Conversely, Robertson was more effective on the road this year, going 6-5 with a 3.47 ERA away from Comerica Park. That trend continued last night when the left-hander retired nine of the first 10 batters he faced and carried a no-hitter into the fourth inning.

Because of the way Leyland set up his World Series rotation, and because the Tigers clinched the AL pennant so quickly, Robertson hadn’t pitched in 13 days, leading skeptics to wonder whether he’d show any signs of rust.

Whether the long layoff contributed to Robertson’s fourth-inning struggles is debatable. Whatever the reason, the 29-year-old morphed from dominant to eminently hittable in a span of minutes. He opened the inning by loading the bases, and despite getting Ronnie Belliard to hit into a force out at the plate, couldn’t escape the jam totally unscathed.

Jim Edmonds produced the clutch hit that snapped the scoreless tie, sending a 2-2 pitch from Robertson down the right-field line for a two-run double that gave the Busch crowd reason to cheer for the first time all night. The Cardinals, though, might have wasted an opportunity to do some real damage, because after Yadier Molina was intentionally walked to load the bases, So Taguchi and Carpenter each popped out.

That’s all the offense St. Louis wound up producing against Robertson, who also got out of a two-on, two-out jam in the fifth before departing for the evening.

Unfortunately for Detroit, Carpenter wasn’t giving up anything. He allowed a third-inning single to Brandon Inge, a single to Sean Casey in the fifth, another to Casey in the eighth … and nothing else.

The tall right-hander was in a zone, hardly wasting a pitch, and the Tigers did their best to help him out by swinging at just about everything he threw up there.

Carpenter threw more than 12 pitches in an inning only once (he needed a whopping 14 to make it through the fifth) and through the seventh had thrown a total of only 69. La Russa probably could have let his ace go the distance, especially after his club tacked on a pair of insurance runs in the seventh, but he elected to bring in reliever Braden Looper after the bottom of the eighth dragged on and Carpenter got cold on the bench.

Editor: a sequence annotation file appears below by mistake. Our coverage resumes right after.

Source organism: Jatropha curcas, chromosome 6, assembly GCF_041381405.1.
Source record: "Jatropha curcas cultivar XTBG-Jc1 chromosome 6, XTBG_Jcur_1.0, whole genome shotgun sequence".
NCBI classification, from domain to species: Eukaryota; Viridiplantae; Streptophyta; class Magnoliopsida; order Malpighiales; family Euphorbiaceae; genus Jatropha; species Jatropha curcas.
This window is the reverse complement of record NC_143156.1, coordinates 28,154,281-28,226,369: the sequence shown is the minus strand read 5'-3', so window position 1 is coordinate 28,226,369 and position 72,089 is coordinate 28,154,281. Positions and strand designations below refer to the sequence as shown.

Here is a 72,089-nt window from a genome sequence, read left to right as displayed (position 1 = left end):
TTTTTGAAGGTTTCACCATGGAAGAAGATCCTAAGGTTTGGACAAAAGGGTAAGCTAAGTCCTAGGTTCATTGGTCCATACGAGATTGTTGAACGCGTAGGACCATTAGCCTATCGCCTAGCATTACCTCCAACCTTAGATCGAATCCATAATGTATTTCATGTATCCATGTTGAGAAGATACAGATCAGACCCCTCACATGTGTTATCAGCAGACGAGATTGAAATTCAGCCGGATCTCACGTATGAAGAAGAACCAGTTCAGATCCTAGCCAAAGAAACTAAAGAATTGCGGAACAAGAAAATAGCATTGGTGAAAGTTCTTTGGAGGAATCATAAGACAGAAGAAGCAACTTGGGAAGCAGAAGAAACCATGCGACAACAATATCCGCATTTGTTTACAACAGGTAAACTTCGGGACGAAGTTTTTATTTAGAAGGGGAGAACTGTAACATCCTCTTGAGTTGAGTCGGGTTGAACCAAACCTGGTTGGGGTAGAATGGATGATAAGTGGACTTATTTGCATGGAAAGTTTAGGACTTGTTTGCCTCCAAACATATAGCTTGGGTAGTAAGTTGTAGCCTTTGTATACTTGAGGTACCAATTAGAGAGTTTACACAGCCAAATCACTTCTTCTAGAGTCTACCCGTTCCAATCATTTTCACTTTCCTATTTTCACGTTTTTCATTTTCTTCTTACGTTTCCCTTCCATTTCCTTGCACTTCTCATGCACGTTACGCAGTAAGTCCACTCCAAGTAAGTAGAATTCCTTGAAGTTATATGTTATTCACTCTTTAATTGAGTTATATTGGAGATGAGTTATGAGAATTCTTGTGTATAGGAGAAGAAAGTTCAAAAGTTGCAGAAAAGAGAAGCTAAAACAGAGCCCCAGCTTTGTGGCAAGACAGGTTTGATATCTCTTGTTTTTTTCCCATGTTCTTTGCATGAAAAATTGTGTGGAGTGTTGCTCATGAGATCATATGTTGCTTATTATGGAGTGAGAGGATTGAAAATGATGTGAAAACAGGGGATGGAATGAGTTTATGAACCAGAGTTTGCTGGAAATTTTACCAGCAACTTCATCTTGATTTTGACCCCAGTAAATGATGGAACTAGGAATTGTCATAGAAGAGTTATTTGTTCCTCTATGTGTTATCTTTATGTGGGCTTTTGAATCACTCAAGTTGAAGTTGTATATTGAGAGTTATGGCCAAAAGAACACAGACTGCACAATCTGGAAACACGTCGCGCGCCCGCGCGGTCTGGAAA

“It was a nice night,” Carpenter said. “I was ready to come back out in the ninth, but it was a long inning.”

St. Louis extended its lead thanks to an egregious error by Tigers reliever Joe Zumaya, the 21-year-old with the triple-digit fastball who very much looked like an overwhelmed rookie in his World Series debut. Zumaya walked two straight to open the seventh and then uncorked a wild throw to third on Albert Pujols’ comebacker. The ball rolled all the way to the wall, and by the time it was retrieved, two Cardinals had scored.

Down 4-0, with Carpenter dealing on the mound, the helpless Tigers could do nothing but sit back and watch the show with everyone else, wondering exactly how they are going to claw their way back into this series before it’s too late.

“When you get two or three hits in a game, you look bad,” Leyland said. “That’s just the way it is.”